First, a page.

The question is it easy to replicate the default settings of one charting software in another charting software bothered me for some time. Are the default settings more universal or less universal? Do different vendors have different attitudes towards what should be the default setting?
I chose to work with a line chart because different software interprets differently how to arrange multiple series in a bar chart – some tools stack them, some not. By adjusting this arrangement I would lose the defaultness, while without any corrections the charts would be less comparable. I made all charts squared, so they fit better in the grid.
Insights about the defaults:
All have horizontal gridlines, ggplot2 and Tableau have even vertical ones.
Only Google Data Studio and Tableau have highlighted the zero line, although Tableau highlight is barely noticeable.
Blue and red or orange are within the first three choices in every palette.
ggplot2 looks exceptional with its grey panel.
The default settings of Tableau make the least sense because they are configured for more charts with more legends. One chart with one legend looks a bit weird.
Grey squares at the top right of Google Data Studio charts are how the control buttons are rendered as an image.
Insights about the comparisons:
Of course, ggplot2 manages to replicate even the most complex cases. The biggest challenge was using Google font from Google Data Studio because the library”showtext” which seemingly allows achieving this does not work well with ggplot2.
Settings of ggplot2 itself were the most difficult to replicate.
Tableau was the only software that could not replicate the exact colours of lines, because a colour must be chosen from a predefined palette there.
It was quite annoying that Power BI and Google Data Studio could only export to PDF, however they are not meant to make pretty pictures after all.
Somehow square charts from Excel lost the squareness after saved as images.
Google Data Studio insisted on a black line indicating zero and refused to show vertical gridlines. Maybe I just don’t know this tool well enough or maybe these are the limits.
Adjusting the limits of the x-axis was always a challenge, the y-axis is often allowed for way more freedom.
Adjusting legends was always the most difficult part. Legend is what distinguishes one tool from another.
I believe this exercise is of little use, but it was fun to do it!
There are 9 countries in the Arabian peninsula, some of them are considered rich while others suffer from poverty and never ending wars. If the Arabian peninsula were one country it would be the 11th largest economy in the world.
What: GDP in constant 2010 USD When: 2019 Where: All the countries in the world. “Others” were calculated by subtracting the shown countries from the total world GDP estimated by Worldbank. Countries of the Arabian peninsula are Saudi Arabia, United Arab Emirates, Iraq, Qatar, Kuwait, Oman, Bahrain, Jordan, Yemen. Source: Worldbank database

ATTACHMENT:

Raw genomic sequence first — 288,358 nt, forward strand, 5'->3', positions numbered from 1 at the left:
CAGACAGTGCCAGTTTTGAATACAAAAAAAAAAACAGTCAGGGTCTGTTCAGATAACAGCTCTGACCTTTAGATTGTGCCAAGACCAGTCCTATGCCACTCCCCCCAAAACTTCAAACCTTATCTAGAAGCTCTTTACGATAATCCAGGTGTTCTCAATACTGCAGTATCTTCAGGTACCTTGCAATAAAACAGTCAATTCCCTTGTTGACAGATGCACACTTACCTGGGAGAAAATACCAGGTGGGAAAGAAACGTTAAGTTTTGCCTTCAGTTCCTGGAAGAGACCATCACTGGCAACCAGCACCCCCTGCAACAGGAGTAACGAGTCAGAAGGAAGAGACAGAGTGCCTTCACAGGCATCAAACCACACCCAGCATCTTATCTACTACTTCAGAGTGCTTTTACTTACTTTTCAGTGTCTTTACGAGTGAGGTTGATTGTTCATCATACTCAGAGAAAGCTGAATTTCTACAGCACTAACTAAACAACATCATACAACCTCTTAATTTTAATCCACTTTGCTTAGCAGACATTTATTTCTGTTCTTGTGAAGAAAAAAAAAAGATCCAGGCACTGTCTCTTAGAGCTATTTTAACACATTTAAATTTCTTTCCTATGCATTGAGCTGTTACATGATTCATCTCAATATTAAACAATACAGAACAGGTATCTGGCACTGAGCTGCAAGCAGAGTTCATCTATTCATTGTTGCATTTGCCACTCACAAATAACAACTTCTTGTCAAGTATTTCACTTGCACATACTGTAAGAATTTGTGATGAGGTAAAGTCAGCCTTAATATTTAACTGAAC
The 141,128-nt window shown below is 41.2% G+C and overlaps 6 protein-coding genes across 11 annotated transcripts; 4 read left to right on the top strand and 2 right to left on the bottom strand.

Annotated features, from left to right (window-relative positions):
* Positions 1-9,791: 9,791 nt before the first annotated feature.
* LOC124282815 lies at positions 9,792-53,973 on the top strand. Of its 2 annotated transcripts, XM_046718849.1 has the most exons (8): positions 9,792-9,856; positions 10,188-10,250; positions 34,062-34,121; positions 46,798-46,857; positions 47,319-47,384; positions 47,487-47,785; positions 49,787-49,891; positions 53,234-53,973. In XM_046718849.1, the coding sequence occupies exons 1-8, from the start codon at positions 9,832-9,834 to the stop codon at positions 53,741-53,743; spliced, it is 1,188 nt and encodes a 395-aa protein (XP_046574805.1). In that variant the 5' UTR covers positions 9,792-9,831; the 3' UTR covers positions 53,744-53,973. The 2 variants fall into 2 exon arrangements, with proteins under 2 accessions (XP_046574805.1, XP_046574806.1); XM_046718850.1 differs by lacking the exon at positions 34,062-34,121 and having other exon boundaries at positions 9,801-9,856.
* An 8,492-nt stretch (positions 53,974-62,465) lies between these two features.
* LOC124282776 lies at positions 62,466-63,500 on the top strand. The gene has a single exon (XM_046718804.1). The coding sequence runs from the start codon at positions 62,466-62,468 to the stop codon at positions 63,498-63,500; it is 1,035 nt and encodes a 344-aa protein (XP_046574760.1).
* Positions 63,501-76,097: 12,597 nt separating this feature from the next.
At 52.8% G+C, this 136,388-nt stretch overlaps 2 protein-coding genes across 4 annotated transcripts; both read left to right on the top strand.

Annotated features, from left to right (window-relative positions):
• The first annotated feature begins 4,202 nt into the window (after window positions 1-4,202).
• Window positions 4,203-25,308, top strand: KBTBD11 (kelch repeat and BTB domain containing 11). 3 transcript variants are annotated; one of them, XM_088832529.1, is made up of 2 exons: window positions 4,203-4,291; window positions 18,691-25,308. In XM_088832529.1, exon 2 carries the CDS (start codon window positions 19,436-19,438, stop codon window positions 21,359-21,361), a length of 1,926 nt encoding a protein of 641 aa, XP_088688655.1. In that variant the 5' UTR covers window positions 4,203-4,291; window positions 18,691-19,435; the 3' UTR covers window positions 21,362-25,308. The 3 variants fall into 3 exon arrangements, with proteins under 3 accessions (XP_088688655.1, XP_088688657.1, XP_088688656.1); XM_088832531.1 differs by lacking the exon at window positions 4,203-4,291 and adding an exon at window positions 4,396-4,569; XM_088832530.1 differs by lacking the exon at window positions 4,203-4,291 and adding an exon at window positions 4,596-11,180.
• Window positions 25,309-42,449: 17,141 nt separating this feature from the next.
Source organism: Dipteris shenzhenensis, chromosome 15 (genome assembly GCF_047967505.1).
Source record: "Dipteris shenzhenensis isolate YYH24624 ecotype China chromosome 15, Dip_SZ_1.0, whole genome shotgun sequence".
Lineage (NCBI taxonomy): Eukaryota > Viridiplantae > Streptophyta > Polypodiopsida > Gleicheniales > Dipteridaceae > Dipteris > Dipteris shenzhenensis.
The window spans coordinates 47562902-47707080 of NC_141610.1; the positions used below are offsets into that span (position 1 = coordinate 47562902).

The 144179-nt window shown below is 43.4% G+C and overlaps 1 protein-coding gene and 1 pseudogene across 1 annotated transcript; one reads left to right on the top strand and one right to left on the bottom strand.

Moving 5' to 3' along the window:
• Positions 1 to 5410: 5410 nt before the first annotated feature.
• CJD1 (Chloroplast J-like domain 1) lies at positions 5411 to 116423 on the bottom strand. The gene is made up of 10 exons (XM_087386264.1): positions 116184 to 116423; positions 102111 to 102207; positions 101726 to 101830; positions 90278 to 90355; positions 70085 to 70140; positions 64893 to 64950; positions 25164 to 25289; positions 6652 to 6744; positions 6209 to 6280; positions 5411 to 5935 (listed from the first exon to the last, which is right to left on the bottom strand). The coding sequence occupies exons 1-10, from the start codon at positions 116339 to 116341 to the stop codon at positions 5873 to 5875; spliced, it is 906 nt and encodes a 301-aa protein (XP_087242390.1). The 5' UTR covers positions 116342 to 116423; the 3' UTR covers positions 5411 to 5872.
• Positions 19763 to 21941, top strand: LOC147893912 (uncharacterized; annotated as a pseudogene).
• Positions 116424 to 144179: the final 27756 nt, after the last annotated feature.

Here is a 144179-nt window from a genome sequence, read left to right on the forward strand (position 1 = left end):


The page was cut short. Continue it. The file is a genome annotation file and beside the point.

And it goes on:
ASEAN is an economic union of Southeast Asian countries. From 1999 to 2019 it experienced considerable growth becoming the 5th largest economy in the world if we count the EU as one unit as well. Indonesia is the biggest country in the union, but all of them contribute to growth, most growing their GDP by more than 5% a year during 1999-2019 with the only exception being Brunei.
For comparison: the annual average growth in the EU was 1,6% a year and in China, it was 9,0% during the same period. The current composition of the EU was used for the calculations.
What: GDP in constant 2010 USD When: 1999-2019 Where: All the countries in the world. “Others” were calculated by subtracting the shown countries from the total world GDP estimated by Worldbank. Source: Worldbank database
Africa is made up of more than 50 countries, most of them are poor compared to the rest of the world. If Africa were one country it would be the 8th largest economy in the world.
This chart is made without any numbers intentionally, they’d distract from the message. The ranking of the countries in the donut chart is “Algeria first”.
What: GDP in constant 2010 USD When: 2019 Where: All the countries in the world. “Others” were calculated by subtracting the shown countries from the total world GDP estimated by Worldbank. Source: Worldbank database
I have divided the countries of the world into regions and checked which of them have the highest expected percentage of a healthy life. It’s Oceania followed by East Asia. It would be great to live in Fiji, Tonga or Samoa!
But behold how diverse are the African countries and how homogenous are those from Europe!
What: Healthy life expectancy (HALE) divided by total life expectancy at birth – I’d call it the expected percentage of life to be healthy. Those strange charts show distribution – the wider it is the more values are there. HALE is a form of health expectancy that applies disability weights to health states to compute the equivalent number of years of good health that a newborn can expect. When: 2015 Where: 183 countries and territories. Source: FAO
What: indicated on the charts. Healthy life expectancy (HALE) is used for calculations. HALE is a form of health expectancy that applies disability weights to health states to compute the equivalent number of years of good health that a newborn can expect. When: all charts are 2017, except the last one which is 2015 because this is the latest data for HALE. Where: 189 countries and territories of the world. Source: FAO.